The story of glass, for all its intricacies, liquid tubes and folds, tapered bulbs whorled and fumed into glossy fingers and bowls, is tempered with a temptation that's about to become unbearable — to open with a dick joke.
"I'm not sure what I'm doing, but it kind of looks like a dick."
"That's 'cause you're gay and everything looks like a dick to you."
The back-and-forth drifts through the open door of Higher Elevation Masterpiece Productions — a building with a façade of charred beams and painted fires, sandwiched between two less colorful fronts at North Powers and Omaha boulevards — from a back room emitting a fierce brand of static. The oxygen and propane passing through flame and melting down a tube of glass make the sound; the men at the torches make the jokes.
In the front of the store, the showrooms are colorful and studded with cases filled with glass — glass set on glass, behind glass. It's a rush of visual stimulation, overwhelming in the extreme, and that's even before you look to the highest shelf.
In some of the cases, the rods and tubes fold once, and back again, into distinguishable forms: the glass eyes of an alien whose fingers grip a pipe; a reef perforated with bubbles and clownfish and angelfish lodged in the coral; the handle of a prison shiv you can smoke from.
They show mastery of the craft, a craft that sucked Steve Kelnhofer in when he was an unemployed electrician looking to make glass parts for a vaporizer. He read books, started creating things in a garage, expanded, opened Higher Elevation, and stocked it with "connoisseur glass."
But here's the thing: These pieces now sit on these shelves for years. Today's glass market is flooded, and the simplest pipes are what sells.
Kelnhofer, his cheeks somewhat sunken, gestures at the glass on the top shelf.
"I can see it," he says, his voice lilting with a bit of a Southern accent. "I know that it took 10 years of skills, and fucking shit breaking, and doing all that shit to get to that level."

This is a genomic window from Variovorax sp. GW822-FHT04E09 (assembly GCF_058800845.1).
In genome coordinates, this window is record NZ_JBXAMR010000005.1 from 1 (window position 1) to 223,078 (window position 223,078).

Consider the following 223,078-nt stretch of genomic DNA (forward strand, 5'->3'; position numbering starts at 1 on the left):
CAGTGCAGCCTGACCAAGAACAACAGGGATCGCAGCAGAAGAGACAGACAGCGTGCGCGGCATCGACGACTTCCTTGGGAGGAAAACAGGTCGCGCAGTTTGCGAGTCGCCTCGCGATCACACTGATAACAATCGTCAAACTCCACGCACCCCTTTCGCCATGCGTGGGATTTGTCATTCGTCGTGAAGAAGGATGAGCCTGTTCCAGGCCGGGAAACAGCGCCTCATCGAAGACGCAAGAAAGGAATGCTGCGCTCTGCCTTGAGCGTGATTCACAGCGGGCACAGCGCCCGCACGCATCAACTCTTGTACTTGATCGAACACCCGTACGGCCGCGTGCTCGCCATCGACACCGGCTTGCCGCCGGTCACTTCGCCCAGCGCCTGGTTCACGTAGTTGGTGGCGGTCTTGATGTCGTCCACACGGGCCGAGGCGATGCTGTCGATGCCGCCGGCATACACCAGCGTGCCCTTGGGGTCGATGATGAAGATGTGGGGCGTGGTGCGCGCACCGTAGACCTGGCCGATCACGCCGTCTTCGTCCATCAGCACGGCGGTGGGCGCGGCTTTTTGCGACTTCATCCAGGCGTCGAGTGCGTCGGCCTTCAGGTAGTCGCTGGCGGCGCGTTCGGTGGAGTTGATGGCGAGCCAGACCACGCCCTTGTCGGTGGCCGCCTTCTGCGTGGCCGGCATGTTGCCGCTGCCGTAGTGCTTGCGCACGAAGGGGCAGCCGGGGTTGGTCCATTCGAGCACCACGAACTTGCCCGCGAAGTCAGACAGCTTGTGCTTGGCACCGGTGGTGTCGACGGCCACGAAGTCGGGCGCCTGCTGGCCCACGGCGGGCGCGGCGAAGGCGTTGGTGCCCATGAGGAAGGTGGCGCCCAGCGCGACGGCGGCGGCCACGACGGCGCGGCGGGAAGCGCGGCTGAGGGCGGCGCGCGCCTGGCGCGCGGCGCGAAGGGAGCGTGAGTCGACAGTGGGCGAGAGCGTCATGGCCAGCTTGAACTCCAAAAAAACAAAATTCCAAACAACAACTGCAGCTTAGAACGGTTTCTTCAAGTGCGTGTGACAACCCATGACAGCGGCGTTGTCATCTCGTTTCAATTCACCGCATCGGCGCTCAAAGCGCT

But as a businessman?
"For me, it comes down to a time-dollar ratio," he says. "I only got so much time, and with so many businesses, to make so much glass."
Blower in red
He moves through a door to the back of the store. The flames that had been muted in front take on the qualities of small jet engines, creating a glow on the concrete floors that's swallowed by the black rubber mats where the blowers stand.
On the tables to his left are lines of red and green hoses that breach from the neck of the torch and lead down to a pedal below the bench, and on into the ganglia of tubes carrying gas held in white tanks. The walls in the back are choked with posters, while the hoods that suck up the gas are covered with bumper stickers.
There's a sour, almost pungent, burn in the air, and a slight chill when fresh air makes its way back from the front door. The music drones. You have to wear blacked-out glasses to look into the flames.
Nearby a blower's dressed in red, with a red dangling beard, a tube drooping limp from his mouth. The end of the tube is fixed to a piece of molten borosilicate (better known as Pyrex); he presses it against a black ceramic plate, and a base appears. A glass rod is held to the side, and the bowl grows nubby little fingers that line the rim.
Below the bench, there are small labeled boxes filled with granulated glass the size of BBs colored every color from "Elephant Grey" to "Lazuli." Called frits, they form color in the glass when applied within or without.
Another way to make color is found in the bulbs, with suspended bits of gold and silver, that stand out of jars like writing utensils and are used in a process called fuming — burning gold or silver and staining the inside of the glass with the colors it produces: oranges and reds from gold, cloudy blue from silver.